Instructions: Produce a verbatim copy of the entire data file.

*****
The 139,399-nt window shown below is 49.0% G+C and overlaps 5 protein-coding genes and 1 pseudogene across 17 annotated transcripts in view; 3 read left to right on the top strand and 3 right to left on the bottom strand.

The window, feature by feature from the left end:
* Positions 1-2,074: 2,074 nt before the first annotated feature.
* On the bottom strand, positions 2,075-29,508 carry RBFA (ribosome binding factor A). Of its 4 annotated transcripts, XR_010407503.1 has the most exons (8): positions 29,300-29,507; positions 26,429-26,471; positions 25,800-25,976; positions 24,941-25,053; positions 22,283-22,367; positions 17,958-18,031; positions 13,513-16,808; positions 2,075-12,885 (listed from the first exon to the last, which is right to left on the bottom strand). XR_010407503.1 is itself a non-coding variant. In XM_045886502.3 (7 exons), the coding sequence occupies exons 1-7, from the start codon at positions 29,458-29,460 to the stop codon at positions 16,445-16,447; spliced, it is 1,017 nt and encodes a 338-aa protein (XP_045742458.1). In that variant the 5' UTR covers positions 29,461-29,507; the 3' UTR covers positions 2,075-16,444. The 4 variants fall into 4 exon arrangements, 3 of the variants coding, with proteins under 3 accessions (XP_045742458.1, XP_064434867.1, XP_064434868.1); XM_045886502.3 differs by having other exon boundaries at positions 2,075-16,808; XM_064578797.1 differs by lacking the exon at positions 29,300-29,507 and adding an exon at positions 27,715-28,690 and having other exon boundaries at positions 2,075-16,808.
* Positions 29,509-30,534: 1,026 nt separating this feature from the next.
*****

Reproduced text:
The 139,399-nt window shown below is 49.0% G+C and overlaps 5 protein-coding genes and 1 pseudogene across 17 annotated transcripts in view; 3 read left to right on the top strand and 3 right to left on the bottom strand.

The window, feature by feature from the left end:
* Positions 1-2,074: 2,074 nt before the first annotated feature.
* On the bottom strand, positions 2,075-29,508 carry RBFA (ribosome binding factor A). Of its 4 annotated transcripts, XR_010407503.1 has the most exons (8): positions 29,300-29,507; positions 26,429-26,471; positions 25,800-25,976; positions 24,941-25,053; positions 22,283-22,367; positions 17,958-18,031; positions 13,513-16,808; positions 2,075-12,885 (listed from the first exon to the last, which is right to left on the bottom strand). XR_010407503.1 is itself a non-coding variant. In XM_045886502.3 (7 exons), the coding sequence occupies exons 1-7, from the start codon at positions 29,458-29,460 to the stop codon at positions 16,445-16,447; spliced, it is 1,017 nt and encodes a 338-aa protein (XP_045742458.1). In that variant the 5' UTR covers positions 29,461-29,507; the 3' UTR covers positions 2,075-16,444. The 4 variants fall into 4 exon arrangements, 3 of the variants coding, with proteins under 3 accessions (XP_045742458.1, XP_064434867.1, XP_064434868.1); XM_045886502.3 differs by having other exon boundaries at positions 2,075-16,808; XM_064578797.1 differs by lacking the exon at positions 29,300-29,507 and adding an exon at positions 27,715-28,690 and having other exon boundaries at positions 2,075-16,808.
* Positions 29,509-30,534: 1,026 nt separating this feature from the next.